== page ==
No Protest Is Illegal

taubinskaya-moscow protest
Anti-corruption protester detained on Tverskaya Street in Moscow, June 12, 2017. Photo courtesy of Mayorova.net and Irina Taubinskaya

Below, you will find a brief, eyewitness account of the rough custom to which people detained at the anti-corruption protest rally on the Field of Mars in Petersburg on June 12, 2017, have been subjected by police as the have been slowly “processed,” sometimes with no legal representation and in gross violation of their rights as detainees, by the police and courts.

The Russian “legal and law enforcement” systems are shambles, for the simple reason they don’t exist at all. They are fictions.

What does exist is the supreme will of the blood monkey who answered questions all day yesterday on TV or something like that, and the lesser wills of his cronies and satraps.

Those exist.

So when asking the question of who exactly ordered the arrests of the six hundred and fifty some arrestees of June 12, 2017, and the harsh sentences of five to fifteen days in the hoosegow and fines of up to 15,000 rubles most of them were handed by the city’s district courts (again, in conditions where many of them were dehumanized constantly, despite the best efforts of Petersburg’s wonderful Aid to Detainees Group and other volunteers and well-wishers to support them) you need look no farther than the head blood monkey in the Kremlin and his precious “power vertical.” They are the ones who gave the orders to treat the protesters this way, not anyone on the ground.

I was irked to hear the BBC’s Moscow correspondent refer, the other day, to the concurrent protests on Tverskaya, in Moscow, where a similarly large number of people were arrested, as “illegal.” Setting aside for a second the rights to free assembly and free speech enjoyed by all Russian citizens, as enshrined in the 1993 Russian Federal Constitution, the Petersburg authorities several years ago designated the Field of Mars as the city’s “Hyde Park,” the place where city dwellers could go, supposedly, to air their grievances without making a special application to the authorities. (This need to apply for permits is itself a mostly unconstitutional practice, backed, of course, by the country’s kangaroo higher courts, who are also a part of its so-called telephone justice system).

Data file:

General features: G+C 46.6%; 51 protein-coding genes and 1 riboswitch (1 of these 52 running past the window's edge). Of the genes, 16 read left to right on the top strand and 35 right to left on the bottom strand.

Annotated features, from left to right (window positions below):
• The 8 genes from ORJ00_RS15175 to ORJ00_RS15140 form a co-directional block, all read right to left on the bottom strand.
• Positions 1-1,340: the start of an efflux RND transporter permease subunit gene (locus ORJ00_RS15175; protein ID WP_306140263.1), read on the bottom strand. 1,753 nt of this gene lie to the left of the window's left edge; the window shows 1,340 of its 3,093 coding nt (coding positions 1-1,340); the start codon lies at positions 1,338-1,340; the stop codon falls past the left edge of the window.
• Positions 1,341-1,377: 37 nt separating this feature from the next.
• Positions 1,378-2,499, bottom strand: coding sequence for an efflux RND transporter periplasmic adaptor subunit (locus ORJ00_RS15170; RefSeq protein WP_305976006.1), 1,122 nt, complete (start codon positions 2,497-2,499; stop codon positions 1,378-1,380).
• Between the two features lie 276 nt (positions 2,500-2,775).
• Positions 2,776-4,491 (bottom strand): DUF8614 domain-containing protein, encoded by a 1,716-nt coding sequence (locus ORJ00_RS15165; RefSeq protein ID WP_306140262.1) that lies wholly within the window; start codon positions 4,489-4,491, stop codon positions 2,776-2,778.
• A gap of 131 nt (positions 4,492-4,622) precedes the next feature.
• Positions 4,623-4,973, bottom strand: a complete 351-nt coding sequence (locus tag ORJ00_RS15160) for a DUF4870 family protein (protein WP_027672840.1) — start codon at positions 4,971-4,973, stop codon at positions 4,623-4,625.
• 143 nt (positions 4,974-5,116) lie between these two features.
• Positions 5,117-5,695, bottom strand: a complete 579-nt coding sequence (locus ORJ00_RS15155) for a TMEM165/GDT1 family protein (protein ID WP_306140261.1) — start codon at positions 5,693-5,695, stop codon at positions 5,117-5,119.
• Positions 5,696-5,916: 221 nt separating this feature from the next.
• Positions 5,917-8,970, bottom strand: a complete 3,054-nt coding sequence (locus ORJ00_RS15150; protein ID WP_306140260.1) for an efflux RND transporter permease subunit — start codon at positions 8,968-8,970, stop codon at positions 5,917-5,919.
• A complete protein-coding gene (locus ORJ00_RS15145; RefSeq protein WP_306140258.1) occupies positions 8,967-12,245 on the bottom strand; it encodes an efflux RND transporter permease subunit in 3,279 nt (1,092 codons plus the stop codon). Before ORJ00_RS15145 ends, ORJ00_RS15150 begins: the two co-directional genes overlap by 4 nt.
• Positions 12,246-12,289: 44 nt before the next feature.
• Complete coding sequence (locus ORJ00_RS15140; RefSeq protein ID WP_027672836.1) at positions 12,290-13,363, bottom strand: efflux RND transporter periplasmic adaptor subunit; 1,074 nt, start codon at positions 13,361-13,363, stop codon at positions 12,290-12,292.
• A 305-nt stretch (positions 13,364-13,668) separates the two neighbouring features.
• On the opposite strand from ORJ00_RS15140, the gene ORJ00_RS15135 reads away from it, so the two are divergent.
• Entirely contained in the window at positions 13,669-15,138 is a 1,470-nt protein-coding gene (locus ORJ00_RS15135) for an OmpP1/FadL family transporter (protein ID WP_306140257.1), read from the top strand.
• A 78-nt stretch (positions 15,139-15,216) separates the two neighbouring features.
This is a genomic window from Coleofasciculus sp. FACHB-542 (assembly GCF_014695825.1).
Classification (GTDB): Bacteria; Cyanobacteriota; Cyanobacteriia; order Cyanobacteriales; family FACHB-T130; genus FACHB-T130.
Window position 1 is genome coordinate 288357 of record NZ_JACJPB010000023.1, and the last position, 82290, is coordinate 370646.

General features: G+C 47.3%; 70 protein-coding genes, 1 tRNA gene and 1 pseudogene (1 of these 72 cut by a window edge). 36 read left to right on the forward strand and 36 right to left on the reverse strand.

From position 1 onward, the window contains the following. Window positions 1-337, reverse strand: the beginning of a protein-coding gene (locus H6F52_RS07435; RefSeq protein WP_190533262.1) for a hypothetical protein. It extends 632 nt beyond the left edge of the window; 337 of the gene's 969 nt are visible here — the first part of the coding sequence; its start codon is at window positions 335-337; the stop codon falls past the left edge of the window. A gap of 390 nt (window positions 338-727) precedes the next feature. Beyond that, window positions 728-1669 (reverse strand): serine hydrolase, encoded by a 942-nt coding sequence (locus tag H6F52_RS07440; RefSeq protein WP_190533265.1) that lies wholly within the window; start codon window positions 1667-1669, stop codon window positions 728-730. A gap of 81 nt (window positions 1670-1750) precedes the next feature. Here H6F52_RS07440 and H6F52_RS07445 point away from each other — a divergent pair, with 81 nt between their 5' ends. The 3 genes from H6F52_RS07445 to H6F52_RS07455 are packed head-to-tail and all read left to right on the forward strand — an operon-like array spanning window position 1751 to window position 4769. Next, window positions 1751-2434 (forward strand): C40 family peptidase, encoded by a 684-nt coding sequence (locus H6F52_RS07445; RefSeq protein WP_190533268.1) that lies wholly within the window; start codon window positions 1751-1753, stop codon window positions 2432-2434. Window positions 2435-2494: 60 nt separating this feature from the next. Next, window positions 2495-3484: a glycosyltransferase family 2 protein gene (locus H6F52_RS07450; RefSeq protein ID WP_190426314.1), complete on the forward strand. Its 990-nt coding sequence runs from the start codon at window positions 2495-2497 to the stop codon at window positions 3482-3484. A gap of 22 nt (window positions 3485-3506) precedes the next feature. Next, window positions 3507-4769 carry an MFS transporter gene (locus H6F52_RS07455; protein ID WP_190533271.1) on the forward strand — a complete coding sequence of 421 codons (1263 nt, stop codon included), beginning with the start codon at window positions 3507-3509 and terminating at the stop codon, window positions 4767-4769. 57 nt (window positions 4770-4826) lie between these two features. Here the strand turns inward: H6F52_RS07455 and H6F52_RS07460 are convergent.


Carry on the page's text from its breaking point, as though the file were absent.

In reality, Petersburg authorities have let their so-called Hyde Park be used the way it was intended only when the numbers of protesters or their particular grievances have not been threatening enough, although, of course, police are still always on hand to photograph, videotape, and ID the protesters, and even copy down the slogans on their placards, which they immediately radio to their superiors. Just in case, you know, and to make sure the protesters know the state is monitoring them

When, on the other hand, the topics raised and/or numbers of protesters have not been to the liking of the powers that be, local or otherwise, Petersburg’s “Hyde Park” has instantly been deemed yet another no-go zone, the protests declared “illegal,” and the protesters and, sometimes, the counter-protesters, dragged off into paddy wagons and taken to police precincs.

Sometimes, the protesters are merely held in police custody for a few hours or overnight, and then released scot-free. But when the regime wants to teach them a lesson about how much freedom they really have in the world’s largest “sovereign democracy,” they get the book thrown at them, as we have seen over the past several days in Petersburg. That is, for one and the same legal/illegal act, either nothing will happen to you or your life will be scuttled for two weeks or a month (as in the case of “ringleaders” like Alexei Navalny, who was arrested at the door to his block of flats before he could get to the “illegal” protest and sentenced to thirty days in the slammer), and your already meager finances will have a nice dent put into them.

So, if I were a BBC or other foreign correspondent, I wouldn’t be so quick to dub any protest in Putinist Russia “illegal.” That’s tantamount to saying that the police and courts have the right to do with Russians detained for real or imaginary offenses what they will.

It’s also an admission on the part of these foreign correspondents that, in the case of the protesters, they don’t understand the offenses are wholly imaginary, i.e., trumped-up, that they are, in fact, a little bit of the ultra-violence, meted out in smallish doses to discourage the kids from coming out again. TRR

* * * * *

16% of the St. Petersburg Public Monitoring Commission
Facebook
June 15, 2017

I am deciphering my conversations with arrestees:

“We were driven to the courthouse in handcuffs, and tied to each other. We arrived, they untied us, and took us upstairs to the courtroom. We had no defense counsel. The court sentenced us to five days in jail and a fine. We were driven back to the police precinct, where we cuffed to chairs and each other. (The cuffs immediately caused pain to the second person.) The guy with the keys to the handcuffs went off somewhere. We were cuffed for two and a half hours. We asked to go to the toilet, to uncuff us, but our requests were ignored. This happened next to the cells. The cells were not locked.

“Then they uncuffed us from the chair, cuffed us to each other, put us in a van, and took us to [the temporary detention center at] Zakharyevskaya Street, 6.”

This incident occurred on June 13, at the 78th Police Precinct, in St. Petersburg’s Central District

Translated by the Russian Reader. Thanks to Jenya Kulakova for the heads-up on the link and Sasha Feldberg for the photo.

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